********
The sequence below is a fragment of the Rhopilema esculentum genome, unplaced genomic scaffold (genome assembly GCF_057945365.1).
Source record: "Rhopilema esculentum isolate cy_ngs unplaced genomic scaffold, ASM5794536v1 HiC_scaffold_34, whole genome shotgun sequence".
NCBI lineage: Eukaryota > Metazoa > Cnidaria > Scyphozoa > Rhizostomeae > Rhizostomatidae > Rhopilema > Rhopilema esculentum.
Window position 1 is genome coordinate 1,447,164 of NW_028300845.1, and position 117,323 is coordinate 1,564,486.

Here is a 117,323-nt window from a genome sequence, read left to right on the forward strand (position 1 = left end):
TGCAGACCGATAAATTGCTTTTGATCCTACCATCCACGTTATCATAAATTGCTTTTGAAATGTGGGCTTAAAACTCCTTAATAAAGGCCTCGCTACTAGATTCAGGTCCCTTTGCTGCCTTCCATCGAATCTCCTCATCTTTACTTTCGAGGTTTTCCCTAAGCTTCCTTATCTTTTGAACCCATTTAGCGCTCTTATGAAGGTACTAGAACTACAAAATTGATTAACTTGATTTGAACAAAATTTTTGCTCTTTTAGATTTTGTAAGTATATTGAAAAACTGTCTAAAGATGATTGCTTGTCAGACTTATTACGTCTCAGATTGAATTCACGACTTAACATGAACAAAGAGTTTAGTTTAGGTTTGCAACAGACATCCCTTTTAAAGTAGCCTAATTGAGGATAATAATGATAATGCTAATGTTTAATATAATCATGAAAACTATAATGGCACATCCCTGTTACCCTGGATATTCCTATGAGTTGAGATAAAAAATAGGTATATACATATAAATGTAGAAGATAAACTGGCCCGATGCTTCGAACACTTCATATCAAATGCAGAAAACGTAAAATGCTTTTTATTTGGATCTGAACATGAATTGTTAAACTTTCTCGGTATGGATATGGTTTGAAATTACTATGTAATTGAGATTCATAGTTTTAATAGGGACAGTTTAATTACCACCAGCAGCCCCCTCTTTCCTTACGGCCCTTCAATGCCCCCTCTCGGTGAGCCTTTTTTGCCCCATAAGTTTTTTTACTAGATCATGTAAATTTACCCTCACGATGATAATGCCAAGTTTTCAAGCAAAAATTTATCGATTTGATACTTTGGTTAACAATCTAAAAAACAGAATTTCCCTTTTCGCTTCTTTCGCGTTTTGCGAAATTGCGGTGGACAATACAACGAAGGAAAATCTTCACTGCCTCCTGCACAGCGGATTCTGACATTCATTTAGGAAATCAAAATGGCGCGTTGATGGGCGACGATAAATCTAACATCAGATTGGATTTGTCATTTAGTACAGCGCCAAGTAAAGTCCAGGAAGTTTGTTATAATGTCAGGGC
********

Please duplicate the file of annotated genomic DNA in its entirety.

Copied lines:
The sequence below is a fragment of the Rhopilema esculentum genome, unplaced genomic scaffold (genome assembly GCF_057945365.1).
Source record: "Rhopilema esculentum isolate cy_ngs unplaced genomic scaffold, ASM5794536v1 HiC_scaffold_34, whole genome shotgun sequence".
NCBI lineage: Eukaryota > Metazoa > Cnidaria > Scyphozoa > Rhizostomeae > Rhizostomatidae > Rhopilema > Rhopilema esculentum.
Window position 1 is genome coordinate 1,447,164 of NW_028300845.1, and position 117,323 is coordinate 1,564,486.

Here is a 117,323-nt window from a genome sequence, read left to right on the forward strand (position 1 = left end):
TGCAGACCGATAAATTGCTTTTGATCCTACCATCCACGTTATCATAAATTGCTTTTGAAATGTGGGCTTAAAACTCCTTAATAAAGGCCTCGCTACTAGATTCAGGTCCCTTTGCTGCCTTCCATCGAATCTCCTCATCTTTACTTTCGAGGTTTTCCCTAAGCTTCCTTATCTTTTGAACCCATTTAGCGCTCTTATGAAGGTACTAGAACTACAAAATTGATTAACTTGATTTGAACAAAATTTTTGCTCTTTTAGATTTTGTAAGTATATTGAAAAACTGTCTAAAGATGATTGCTTGTCAGACTTATTACGTCTCAGATTGAATTCACGACTTAACATGAACAAAGAGTTTAGTTTAGGTTTGCAACAGACATCCCTTTTAAAGTAGCCTAATTGAGGATAATAATGATAATGCTAATGTTTAATATAATCATGAAAACTATAATGGCACATCCCTGTTACCCTGGATATTCCTATGAGTTGAGATAAAAAATAGGTATATACATATAAATGTAGAAGATAAACTGGCCCGATGCTTCGAACACTTCATATCAAATGCAGAAAACGTAAAATGCTTTTTATTTGGATCTGAACATGAATTGTTAAACTTTCTCGGTATGGATATGGTTTGAAATTACTATGTAATTGAGATTCATAGTTTTAATAGGGACAGTTTAATTACCACCAGCAGCCCCCTCTTTCCTTACGGCCCTTCAATGCCCCCTCTCGGTGAGCCTTTTTTGCCCCATAAGTTTTTTTACTAGATCATGTAAATTTACCCTCACGATGATAATGCCAAGTTTTCAAGCAAAAATTTATCGATTTGATACTTTGGTTAACAATCTAAAAAACAGAATTTCCCTTTTCGCTTCTTTCGCGTTTTGCGAAATTGCGGTGGACAATACAACGAAGGAAAATCTTCACTGCCTCCTGCACAGCGGATTCTGACATTCATTTAGGAAATCAAAATGGCGCGTTGATGGGCGACGATAAATCTAACATCAGATTGGATTTGTCATTTAGTACAGCGCCAAGTAAAGTCCAGGAAGTTTGTTATAATGTCAGGGC